This morning I woke up at 3:30. I rolled over and went back to sleep for a bit, but the dark corners of my mind harbored questions about the day ahead… Would I be stricken with altitude sickness upon reaching the top of Pikes Peak? Would I lose control of my bike and plunge to my death in a rocky crevasse? Would I get to see a mountain goat?
A few hours later, we were at the bike office. We signed the paperwork that said we would not sue them if we got hurt or died. We ate a quick breakfast and then they loaded us into the vans and took us up to the cog railway station. There was a bit of milling about there while we waited for the departure time. One of the guides pointed out the staircase that goes up the mountain, called the Manitou Springs Incline. People hike this. On purpose.
At 8 am, our cog train began the ascent. The first part was through Aspen and Pine forests. I saw a Pika scurry through the underbrush. The train conductor told interesting historical facts and some punny jokes on the way up.
After a while we got up above the tree line. The conductor told about how Katharine Lee Bates went up Pikes Peak in the summer of 1893 and was so inspired that she wrote the poem that we now know as America the Beautiful. Her original words were a tad different…
O beautiful for halcyon skies,
For amber waves of grain,
For purple mountain majesties
Above the enameled plain!
God shed His grace on thee,
Till souls wax fair as earth and air
And music-hearted sea!
Then, we rounded a corner and I got a glimpse of the fruited plain, and I suddenly became verklempt. The pictures I took don’t do it justice, but let me tell you, it was amazing. I managed to keep myself from weeping openly, but It took effort. My heart and soul were overcome by the grandeur of it all.
Now, on to the part you really want to know about… We got to the top and almost instantly we were shrouded in clouds, so there was no scenic overlooking, unfortunately. I noticed I felt a little buzzed, which apparently is how you feel at 14,000+ feet. (My normal home is at 750 feet).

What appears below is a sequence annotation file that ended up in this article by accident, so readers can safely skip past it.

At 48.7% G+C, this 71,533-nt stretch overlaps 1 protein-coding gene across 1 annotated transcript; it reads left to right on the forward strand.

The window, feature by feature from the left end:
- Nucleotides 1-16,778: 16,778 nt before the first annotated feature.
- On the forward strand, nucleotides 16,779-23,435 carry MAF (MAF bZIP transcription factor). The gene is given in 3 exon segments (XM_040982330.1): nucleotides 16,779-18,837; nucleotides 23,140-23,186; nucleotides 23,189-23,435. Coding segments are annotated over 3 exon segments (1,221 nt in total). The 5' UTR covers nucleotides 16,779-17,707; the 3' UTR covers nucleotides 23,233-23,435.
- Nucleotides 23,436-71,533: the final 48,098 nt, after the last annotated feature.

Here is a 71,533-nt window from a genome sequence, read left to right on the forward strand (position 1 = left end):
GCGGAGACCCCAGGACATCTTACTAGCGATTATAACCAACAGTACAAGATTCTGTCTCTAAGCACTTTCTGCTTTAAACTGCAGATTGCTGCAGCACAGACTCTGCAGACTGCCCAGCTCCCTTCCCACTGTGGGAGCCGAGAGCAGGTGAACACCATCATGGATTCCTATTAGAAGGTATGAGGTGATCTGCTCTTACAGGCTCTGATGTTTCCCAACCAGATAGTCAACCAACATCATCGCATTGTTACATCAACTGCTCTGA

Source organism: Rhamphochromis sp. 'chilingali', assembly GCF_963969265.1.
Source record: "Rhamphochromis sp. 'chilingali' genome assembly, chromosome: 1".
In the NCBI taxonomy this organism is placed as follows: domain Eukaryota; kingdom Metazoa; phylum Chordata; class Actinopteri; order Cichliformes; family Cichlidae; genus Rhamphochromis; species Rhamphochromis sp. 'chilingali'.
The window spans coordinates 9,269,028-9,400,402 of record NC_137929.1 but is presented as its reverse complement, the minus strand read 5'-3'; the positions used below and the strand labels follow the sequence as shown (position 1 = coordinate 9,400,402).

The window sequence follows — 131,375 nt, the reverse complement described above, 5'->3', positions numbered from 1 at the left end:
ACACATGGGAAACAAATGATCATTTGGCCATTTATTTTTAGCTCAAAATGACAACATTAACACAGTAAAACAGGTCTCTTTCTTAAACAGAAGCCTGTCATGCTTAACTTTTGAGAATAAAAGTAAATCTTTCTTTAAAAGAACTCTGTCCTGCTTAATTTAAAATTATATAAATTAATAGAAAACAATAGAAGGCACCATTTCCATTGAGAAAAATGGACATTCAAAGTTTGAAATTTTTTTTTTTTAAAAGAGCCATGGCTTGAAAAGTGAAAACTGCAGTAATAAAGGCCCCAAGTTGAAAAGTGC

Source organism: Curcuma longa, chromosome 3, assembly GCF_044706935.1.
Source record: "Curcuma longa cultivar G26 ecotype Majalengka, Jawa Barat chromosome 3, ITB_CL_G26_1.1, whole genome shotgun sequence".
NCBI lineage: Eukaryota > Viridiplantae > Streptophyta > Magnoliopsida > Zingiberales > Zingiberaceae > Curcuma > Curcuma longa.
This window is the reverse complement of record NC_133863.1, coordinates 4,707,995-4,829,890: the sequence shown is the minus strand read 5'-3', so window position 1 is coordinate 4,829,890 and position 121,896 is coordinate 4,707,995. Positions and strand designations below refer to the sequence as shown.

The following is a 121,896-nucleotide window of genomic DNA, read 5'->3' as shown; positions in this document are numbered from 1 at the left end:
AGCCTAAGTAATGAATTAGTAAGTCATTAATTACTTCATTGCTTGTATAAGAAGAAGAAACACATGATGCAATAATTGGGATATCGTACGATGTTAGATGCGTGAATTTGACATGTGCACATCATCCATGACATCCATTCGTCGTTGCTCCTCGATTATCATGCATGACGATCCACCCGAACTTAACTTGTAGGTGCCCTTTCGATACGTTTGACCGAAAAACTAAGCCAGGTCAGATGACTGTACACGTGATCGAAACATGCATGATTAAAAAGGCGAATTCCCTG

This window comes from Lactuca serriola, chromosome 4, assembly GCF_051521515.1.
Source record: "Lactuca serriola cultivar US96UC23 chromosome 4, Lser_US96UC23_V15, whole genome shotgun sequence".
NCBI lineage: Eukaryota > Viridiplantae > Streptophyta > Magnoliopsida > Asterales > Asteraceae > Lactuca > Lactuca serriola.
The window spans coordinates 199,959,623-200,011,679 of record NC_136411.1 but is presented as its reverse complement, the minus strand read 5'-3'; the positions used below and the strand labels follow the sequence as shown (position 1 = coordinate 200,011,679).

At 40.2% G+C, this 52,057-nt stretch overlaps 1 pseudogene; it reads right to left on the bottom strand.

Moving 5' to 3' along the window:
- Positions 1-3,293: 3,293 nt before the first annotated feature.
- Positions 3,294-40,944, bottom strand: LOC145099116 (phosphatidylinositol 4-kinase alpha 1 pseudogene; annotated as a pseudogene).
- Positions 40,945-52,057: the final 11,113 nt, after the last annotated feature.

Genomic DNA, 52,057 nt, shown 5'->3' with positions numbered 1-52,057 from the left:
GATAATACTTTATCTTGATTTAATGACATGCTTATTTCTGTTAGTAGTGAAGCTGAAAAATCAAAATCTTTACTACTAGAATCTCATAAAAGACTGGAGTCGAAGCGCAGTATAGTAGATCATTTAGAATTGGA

We applied more layers (it was 32 degrees up there) and got situated with the bikes. Mom even had a Go-Pro, so there will be video evidence of our journey. The guide gave everyone instructions on how to operate the bikes and how to not die.
And then we were off. The slope was steep and there were no guardrails, but everyone in our group managed to stay on the road and not have any problems. After the first mile or so, I felt more confident and began passing I some of the slower bikers. ZOOM ZOOM!
Here are a couple of photos.
Once we were almost to the bottom, the group pulled over and I noticed a vehicle with Pennsylvania license plates pull over. Suzanne and Will (also in the area for the upcoming NFED conference) popped out and ran over to say a quick hello. I had told them we’d be doing this, but it was still pretty cool that the timing worked out!After that it was only a mile or so to get to the restaurant where we would have lunch. Ahh. We were exhilarated and excited to have completed such a cool adventure!
In the afternoon we headed up to Boulder, where we are staying in an odd hotel which seems to have once been an apartment building. I don’t know. But it’s quiet, at least. We went to Pearl Street to mosey around and shop, and then had a yummy veg dinner. Our waiter was a total stoner and kept giggling after every interaction we had with him. It was hilarious.
Tomorrow is Celestial Seasonings (don’t laugh, I enjoy tea!) and then down to Denver to get ready for the research study that I and other EEC and AEC people will be doing on Wednesday morning.
Now I shall rest comfortably with the knowledge that I can actually handle 14,114 feet above sea level and also I ride a mountain bike downhill like nobody’s business.
Oh, and I did not get to see any wildlife except for the aforementioned pika and a couple of marmots (so cuute!). Apparently we rode past some sheep but I was concentrating on not having a heart attack (it was during one of the rare uphill parts) and failed to notice. However, it seems that Mom caught it with the Go-Pro so I will get to see it (and myself whizzing by it) later.